No matter where we live, we all rely on land and farmers to put food on the table. This event is a good opportunity for city farmers to see how issues of land are affecting small-scale farmers around the world. Join us for a screening of the film Land Rush, a documentary co-directed by Hugo Berkeley and Osvalde Lewat and produced by Eli Cane. The film, part of the Peabody award-winning Why Poverty? series has been screened around the world, including on PBS, BBC4, NHK, and others. Following the film there will be a dynamic panel discussion. Description of film & full list of panelists below.
The event is free but advanced registration is required at https://oxfamactioncorpsnyc.eventbrite.com/
"Fantastically comprehensive without ever losing sight of the human beings at the epicenter. Wonderful."
The story: The 2008 economic crash had global ramifications which led to food shortages across the world. As a consequence, many investors began viewing agricultural land across the developing world as an increasingly valuable commodity. Between 2000 and 2010, land deals under consideration or negotiation worldwide amounted to a total of 2 million square kilometers. Many investors set their sights on countries such as Mali, where they saw significant land not producing to its highest potential. In Mali, nearly seventy-five per cent of the population relies on farming, so foreign investment is set to have a huge impact on the population.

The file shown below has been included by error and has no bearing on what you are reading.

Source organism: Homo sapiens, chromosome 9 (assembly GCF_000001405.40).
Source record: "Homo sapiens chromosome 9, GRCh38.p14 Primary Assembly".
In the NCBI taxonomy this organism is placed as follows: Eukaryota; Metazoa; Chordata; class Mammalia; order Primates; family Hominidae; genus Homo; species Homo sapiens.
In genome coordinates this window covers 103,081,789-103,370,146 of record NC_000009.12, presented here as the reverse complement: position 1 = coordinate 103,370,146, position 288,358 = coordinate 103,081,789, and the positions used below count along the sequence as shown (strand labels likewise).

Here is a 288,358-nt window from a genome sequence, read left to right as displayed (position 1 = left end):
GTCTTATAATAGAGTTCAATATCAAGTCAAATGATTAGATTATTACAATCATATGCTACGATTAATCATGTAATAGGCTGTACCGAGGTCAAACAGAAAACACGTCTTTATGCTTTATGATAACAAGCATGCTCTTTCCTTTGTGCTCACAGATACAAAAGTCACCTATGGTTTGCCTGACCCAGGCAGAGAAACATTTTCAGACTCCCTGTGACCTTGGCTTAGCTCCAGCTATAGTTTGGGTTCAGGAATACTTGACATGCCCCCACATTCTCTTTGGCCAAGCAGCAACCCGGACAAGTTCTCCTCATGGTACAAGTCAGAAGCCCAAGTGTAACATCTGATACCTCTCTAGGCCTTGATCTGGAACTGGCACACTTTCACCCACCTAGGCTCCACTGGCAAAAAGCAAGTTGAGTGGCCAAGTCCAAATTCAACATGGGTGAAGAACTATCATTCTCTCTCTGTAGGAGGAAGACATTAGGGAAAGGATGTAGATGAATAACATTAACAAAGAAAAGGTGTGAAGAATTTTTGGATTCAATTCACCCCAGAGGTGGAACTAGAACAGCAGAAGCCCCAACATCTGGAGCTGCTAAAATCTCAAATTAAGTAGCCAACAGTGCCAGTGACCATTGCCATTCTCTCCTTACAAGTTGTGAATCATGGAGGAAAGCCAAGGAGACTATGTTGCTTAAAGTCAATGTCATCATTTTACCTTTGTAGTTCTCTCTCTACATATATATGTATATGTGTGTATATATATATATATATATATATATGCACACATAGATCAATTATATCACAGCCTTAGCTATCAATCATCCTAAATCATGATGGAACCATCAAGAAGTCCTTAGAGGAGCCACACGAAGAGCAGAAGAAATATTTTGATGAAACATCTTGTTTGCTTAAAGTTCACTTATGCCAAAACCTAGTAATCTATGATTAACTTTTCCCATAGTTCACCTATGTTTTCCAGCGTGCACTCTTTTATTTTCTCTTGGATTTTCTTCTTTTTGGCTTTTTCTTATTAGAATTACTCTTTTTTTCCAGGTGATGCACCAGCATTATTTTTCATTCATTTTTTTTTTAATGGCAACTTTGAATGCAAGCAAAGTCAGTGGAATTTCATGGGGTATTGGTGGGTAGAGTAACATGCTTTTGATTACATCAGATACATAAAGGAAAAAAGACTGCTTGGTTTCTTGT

Land Rush offers complicated and nuanced look at the interplay between corporations seeking to invest and local communities. The film focuses on attempts develop a massive sugar plantation on the land where hundreds of thousands of people live and farm.
Eli Cane, Producer of "Land Rush"
Professor Steven Stoll, environmental historian and a professor of history at Fordham University
Eric Holt-Giménez, Executive Director of FoodFirst/Institute for Food and Development Policy
Moderated by Irit Tamir, Senior Campaigns and Advocacy Advisor for Oxfam America
Light snacks will also be provided.
FREE & OPEN TO THE PUBLIC. ALL ARE WELCOME.